A tablet in Westminster Abbey commemorates four of the founders of the Royal Ballet – director Ninette de Valois, choreographer Frederick Ashton, ballerina Margot Fonteyn and music director Constant Lambert. All have received extensive attention from biographers. But another name vies for inclusion, that of Michael Somes, whose half-century of service as dancer and teacher, keeper of the flame and éminence grise, had a formative influence on the company.
Somes was a complex character whose mercurial temperament became increasingly problematic as he got older. In this sympathetic and scrupulously researched study, Sarah Woodcock has been, I think, tactful on several aspects of his personality, but she certainly provides frank and vivid evidence of his behaviour as a ruthless taskmaster and martinet in the rehearsal room. Nothing and nobody would be spared in the cause of the art for which he lived. Chairs were thrown, insults screamed, reputations trashed and 99 per cent of what he saw was branded as miserable. But the dancers knew they needed his brutal honesty because, as his second wife, Antoinette Sibley, put it, ‘he knew you could do it.’ Lynn Seymour remembered being taken through Swan Lake by him and thinking, ‘he’ll kill me and it’ll be tears and everything but that’s the only way I’ll get through it.’ He cared passionately about purity of style and he cherished the value of the smallest detail. As one observer put it, ‘if Fonteyn was the heart of the Royal Ballet, Somes was its soul and moral centre.’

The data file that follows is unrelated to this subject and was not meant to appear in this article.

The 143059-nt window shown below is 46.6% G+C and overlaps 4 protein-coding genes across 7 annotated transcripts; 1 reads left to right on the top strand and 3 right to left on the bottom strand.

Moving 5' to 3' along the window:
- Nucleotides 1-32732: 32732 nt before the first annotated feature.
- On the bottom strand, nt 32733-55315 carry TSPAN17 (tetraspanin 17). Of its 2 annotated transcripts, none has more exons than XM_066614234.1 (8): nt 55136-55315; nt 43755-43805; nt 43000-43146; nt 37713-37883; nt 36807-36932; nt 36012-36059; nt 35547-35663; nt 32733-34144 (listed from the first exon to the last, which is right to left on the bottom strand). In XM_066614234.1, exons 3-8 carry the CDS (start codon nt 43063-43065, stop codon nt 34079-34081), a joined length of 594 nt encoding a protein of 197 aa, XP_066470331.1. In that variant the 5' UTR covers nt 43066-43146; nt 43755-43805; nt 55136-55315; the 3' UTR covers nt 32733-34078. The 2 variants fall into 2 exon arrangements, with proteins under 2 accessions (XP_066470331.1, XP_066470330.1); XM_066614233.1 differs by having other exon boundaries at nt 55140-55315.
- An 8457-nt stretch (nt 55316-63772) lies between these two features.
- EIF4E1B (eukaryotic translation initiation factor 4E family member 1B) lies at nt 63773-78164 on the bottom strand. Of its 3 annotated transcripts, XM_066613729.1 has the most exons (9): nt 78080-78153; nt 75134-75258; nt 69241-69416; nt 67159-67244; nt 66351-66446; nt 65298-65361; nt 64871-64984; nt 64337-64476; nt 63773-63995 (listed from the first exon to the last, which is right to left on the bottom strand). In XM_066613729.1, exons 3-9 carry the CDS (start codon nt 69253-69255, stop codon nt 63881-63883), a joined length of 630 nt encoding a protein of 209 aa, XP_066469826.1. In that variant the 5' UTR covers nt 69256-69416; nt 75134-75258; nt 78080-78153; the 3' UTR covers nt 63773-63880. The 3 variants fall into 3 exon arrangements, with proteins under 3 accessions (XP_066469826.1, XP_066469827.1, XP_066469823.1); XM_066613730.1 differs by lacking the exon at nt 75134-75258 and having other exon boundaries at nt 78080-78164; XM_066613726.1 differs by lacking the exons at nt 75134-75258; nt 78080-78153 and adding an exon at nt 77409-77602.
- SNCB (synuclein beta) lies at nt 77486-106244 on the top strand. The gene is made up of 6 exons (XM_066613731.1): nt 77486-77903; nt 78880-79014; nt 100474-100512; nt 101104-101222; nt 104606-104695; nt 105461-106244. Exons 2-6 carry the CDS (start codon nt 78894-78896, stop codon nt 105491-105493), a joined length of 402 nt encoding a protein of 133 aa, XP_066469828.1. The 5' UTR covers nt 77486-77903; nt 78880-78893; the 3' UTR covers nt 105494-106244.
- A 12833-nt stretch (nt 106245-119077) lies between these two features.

Off-stage he was a mild-mannered, decent, tolerant and charming man, blessed with matinée-idol good looks. He came from a family that had once enjoyed public position and considerable wealth, but all that had gone by the time he was born in Somerset in 1917. His mother was a teacher,